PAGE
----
Measles outbreak spreading beyond Disneyland visitors

Measles outbreak that began at Disneyland now spreading beyond people who contracted the disease at the park

The measles outbreak that began at Disneyland during the holiday season is now spreading beyond people who contracted the disease at the theme park, with those patients now exposing others after they arrived back in their hometowns, health officials said Saturday.

There are now 51 confirmed cases of the highly contagious virus across California, three other states and Mexico, and the Orange County Health Care Agency said the rapid rise in cases indicates "the measles outbreak will continue to spread."

Health officials had hoped to contain the outbreak to Disneyland guests who visited the park between Dec. 17 and 20, when the virus spread from perhaps a single infected person or an ill family. But Orange County is now reporting six new cases of measles involving people who did not visit the park during that period. State officials said there were two more such cases in Ventura County and one in Alameda County.

"It's pretty ubiquitous now throughout the county," said Dr. Eric Handler, Orange County's public health officer and a pediatrician. "Clearly, we have an unprotected population that needs to be immunized to halt the spread of the disease."

Most of those who were infected never received the measles shot or were only partly immunized.

The biggest fear is that vaccination levels are now so low that the measles outbreak will continue spreading. The wealthy area of southern Orange County has particularly low vaccination levels among kindergartners compared to the state average, according to a Times analysis published in September.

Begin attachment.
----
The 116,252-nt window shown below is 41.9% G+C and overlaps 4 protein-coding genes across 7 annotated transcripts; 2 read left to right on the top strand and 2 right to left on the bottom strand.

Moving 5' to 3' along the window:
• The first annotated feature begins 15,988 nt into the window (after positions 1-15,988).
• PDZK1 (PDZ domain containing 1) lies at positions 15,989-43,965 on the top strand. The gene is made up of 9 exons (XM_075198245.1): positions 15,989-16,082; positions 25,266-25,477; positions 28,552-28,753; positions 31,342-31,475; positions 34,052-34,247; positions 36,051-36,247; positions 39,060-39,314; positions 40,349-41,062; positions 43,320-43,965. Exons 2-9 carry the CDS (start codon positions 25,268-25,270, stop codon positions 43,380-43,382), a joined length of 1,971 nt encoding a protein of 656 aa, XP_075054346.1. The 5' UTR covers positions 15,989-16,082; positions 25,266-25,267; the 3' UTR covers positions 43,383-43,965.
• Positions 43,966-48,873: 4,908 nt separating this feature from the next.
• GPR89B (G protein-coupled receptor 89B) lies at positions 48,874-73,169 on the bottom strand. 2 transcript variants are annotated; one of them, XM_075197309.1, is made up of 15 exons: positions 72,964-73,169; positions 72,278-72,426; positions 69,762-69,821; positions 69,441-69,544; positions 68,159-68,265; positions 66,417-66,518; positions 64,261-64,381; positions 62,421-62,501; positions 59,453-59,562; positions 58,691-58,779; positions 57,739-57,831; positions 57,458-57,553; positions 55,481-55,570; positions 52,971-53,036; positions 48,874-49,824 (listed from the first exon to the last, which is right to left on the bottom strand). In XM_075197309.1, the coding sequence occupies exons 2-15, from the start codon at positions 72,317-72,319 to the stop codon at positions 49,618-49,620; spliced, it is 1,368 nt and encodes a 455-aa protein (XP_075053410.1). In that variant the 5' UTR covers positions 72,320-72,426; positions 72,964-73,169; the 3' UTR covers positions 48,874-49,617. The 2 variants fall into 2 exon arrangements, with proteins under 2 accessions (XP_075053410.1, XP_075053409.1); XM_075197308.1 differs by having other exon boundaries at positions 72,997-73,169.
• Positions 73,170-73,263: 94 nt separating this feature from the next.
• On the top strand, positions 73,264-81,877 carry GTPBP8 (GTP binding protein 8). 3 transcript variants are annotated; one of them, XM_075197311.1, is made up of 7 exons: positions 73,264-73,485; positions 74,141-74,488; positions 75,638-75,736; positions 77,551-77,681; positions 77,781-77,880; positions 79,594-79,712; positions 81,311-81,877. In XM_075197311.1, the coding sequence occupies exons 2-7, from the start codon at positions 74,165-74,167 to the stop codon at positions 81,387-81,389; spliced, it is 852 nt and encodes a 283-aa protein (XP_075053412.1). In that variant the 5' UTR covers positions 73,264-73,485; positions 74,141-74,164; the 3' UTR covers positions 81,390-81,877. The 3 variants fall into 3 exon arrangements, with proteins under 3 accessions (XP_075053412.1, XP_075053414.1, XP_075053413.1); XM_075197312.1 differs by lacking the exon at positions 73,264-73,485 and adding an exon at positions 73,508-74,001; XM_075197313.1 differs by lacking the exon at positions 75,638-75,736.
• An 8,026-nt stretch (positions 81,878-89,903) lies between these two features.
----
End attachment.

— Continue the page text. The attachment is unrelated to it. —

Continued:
"There is a rather significant marked increase in unvaccinated people," said Dr. James Cherry, a UCLA infectious diseases expert who has studied measles outbreaks for decades. "The hope is that we can quickly get non-vaccinated people vaccinated ... But this could develop into the worst measles [outbreak] ever since 1989."

The measles outbreak between 1989 and 1991 infected more than 55,000 people nationwide, causing 11,000 hospitalizations and about 120 deaths, including about 75 in California. A majority of those who died in California were babies and children under the age of 5.

The epidemic was caused primarily by the failure to vaccinate preschool children. Vaccination rates have improved considerably since then, thanks to federal efforts to subsidize vaccines for low-income children in the 1990s. By 2000, the United States had declared the end of domestic measles transmission.

Experts are now warning that a growing anti-vaccination movement could reverse those gains if measles outbreaks aren't quickly eradicated by a ring of people who have been immunized.

Orange County health authorities said unvaccinated children will be excluded from school or day care for 21 days if they come in contact with a contagious measles patient.

There are now 16 confirmed cases in Orange County. The second-hardest-hit area is San Diego County, with 10 cases — nine of whom were not vaccinated. Also affected are the counties of Los Angeles (8), Alameda (4), Ventura (3), Riverside (2) and San Bernardino (2), for a total of 45 measles cases in California.

The six other confirmed cases involve residents of Colorado (1), Utah (2), Washington state (2), and Mexico (1), where a 22-month-old unvaccinated girl was confirmed to have measles and had attended Disneyland between Dec. 16 and 18.